Should I lowball my lawn care prices a little?

Is it ever a good idea to lowball your lawn care prices? If so, when is it the best time to do it? Can you perhaps lowball just a little to give yourself a competitive edge over another local lawn care business? That is the question which was asked on the Gopher Lawn Care Business Forum and it brought out a great response that should really get you to think and consider your lawn care business plan.

One lawn care business owner wrote “I have a few lawn care company competitor in my area and the biggest is my neighbor. Then there are other little companies that go around unnoticed with there tiny little car door magnets. To gain more customers from my neighbor’s business I was thinking maybe I should low ball a little bit with my mowing prices. I won’t do it enough to put myself out of business but just enough to get an edge on the competition.

When it comes to my lawn care marketing, I try to accentuate my positives in my business cards and flyers. I advertise that I use no heavy machinery, free estimates, pay per mow, and no contracts. No heavy machinery is popular in my marketing because some people worry about the damage it can cause to their lawns. We advertise no contracts because my largest competitor will only mow with a signed annual lawn care contract and I know that many people don’t like to sign contracts for lawn care. Basically in my marketing, I try to be everything, my larger competitor is not.

My whole business plan is to low ball by about $5 bucks a lawn for this year. Then next year I’ll keep the prices with the customers I have but all the new bids I go on will have a bump in their prices. Depending how things go I might bump the prices  up on preexisting customers but I want to try to avoid that because then those customers will most likely drop me.

The one concern I have with this is if my larger competitor decides to knock their prices down too, I could then find myself in a bad position.”

A second lawn care business owner said “I think to some extent my own lawn care company could be seen as lower priced on certain jobs, the simple reason for this is I have the gear that can do it faster, cheaper, and better. I also have little overhead and the staff are well trained. But I am most certainly not low balling.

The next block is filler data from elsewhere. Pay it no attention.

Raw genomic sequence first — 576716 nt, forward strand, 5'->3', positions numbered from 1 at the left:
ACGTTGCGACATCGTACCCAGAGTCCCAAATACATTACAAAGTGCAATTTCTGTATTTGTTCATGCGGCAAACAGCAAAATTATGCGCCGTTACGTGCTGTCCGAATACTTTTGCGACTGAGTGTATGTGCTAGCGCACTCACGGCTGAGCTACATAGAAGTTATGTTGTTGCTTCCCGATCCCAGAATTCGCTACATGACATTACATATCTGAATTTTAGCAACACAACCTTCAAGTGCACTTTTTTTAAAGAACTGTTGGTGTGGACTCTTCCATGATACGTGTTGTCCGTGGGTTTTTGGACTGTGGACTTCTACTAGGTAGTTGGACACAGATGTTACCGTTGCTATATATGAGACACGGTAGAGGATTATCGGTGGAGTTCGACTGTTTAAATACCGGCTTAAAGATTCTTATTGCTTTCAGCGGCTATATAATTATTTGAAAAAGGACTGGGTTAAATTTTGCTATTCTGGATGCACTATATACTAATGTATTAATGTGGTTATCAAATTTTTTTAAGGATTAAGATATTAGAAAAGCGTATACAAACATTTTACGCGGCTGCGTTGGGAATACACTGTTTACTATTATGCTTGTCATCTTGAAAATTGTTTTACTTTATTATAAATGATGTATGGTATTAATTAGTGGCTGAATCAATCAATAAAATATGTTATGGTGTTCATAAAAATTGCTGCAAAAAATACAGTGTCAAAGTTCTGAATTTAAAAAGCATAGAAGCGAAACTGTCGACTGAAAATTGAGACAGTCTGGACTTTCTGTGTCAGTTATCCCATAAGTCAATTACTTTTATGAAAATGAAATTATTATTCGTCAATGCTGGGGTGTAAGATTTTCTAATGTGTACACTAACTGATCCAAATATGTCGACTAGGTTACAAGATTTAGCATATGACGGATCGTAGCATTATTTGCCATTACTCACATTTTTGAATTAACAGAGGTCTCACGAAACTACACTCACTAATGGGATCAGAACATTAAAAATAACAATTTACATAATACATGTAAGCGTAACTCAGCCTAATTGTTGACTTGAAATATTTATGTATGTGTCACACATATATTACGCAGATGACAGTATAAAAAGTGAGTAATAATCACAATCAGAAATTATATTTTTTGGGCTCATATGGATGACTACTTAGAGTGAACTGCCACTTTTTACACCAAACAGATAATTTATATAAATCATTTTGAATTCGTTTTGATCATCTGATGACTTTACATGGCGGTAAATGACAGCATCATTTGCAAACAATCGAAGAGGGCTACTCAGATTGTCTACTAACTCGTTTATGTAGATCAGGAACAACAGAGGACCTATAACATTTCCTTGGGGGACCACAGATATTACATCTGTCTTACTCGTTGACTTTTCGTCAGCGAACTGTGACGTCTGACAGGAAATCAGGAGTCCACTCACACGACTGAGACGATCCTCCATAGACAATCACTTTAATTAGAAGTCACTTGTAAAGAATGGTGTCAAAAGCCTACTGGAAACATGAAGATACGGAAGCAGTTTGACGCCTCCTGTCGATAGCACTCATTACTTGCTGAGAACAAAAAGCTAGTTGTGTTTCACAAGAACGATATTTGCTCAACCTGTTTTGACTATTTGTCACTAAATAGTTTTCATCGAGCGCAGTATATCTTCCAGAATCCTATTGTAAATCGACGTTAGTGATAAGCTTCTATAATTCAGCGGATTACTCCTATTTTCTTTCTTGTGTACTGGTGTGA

My view is that you have to be priced competitively. If your overhead cost is lower than your competitors then you can charge less. But the problem with going for cheaper customers is that they value cheapness more importantly than quality. With such customers you will never make much if any profit. You can try and undercut a competitor and get as many customers as possible now, but two or three years later, when you go ahead and raise your prices, you may find your overhead costs have increased and newer competitors have entered the area looking to charge less than you. There is always someone out there willing to charge less.

I feel there is a difference between pricing competitively and low balling. When you low ball, you basically are charging what ever it takes to get the job, regardless of your costs and your need to make a profit. There will always be those out there in business who don’t know what their costs are and can not make a realistically priced estimate for a lawn care job. These businesses will be destined for failure. If you don’t know what your costs are and you are bidding on jobs just to get them, you are destined for failure too.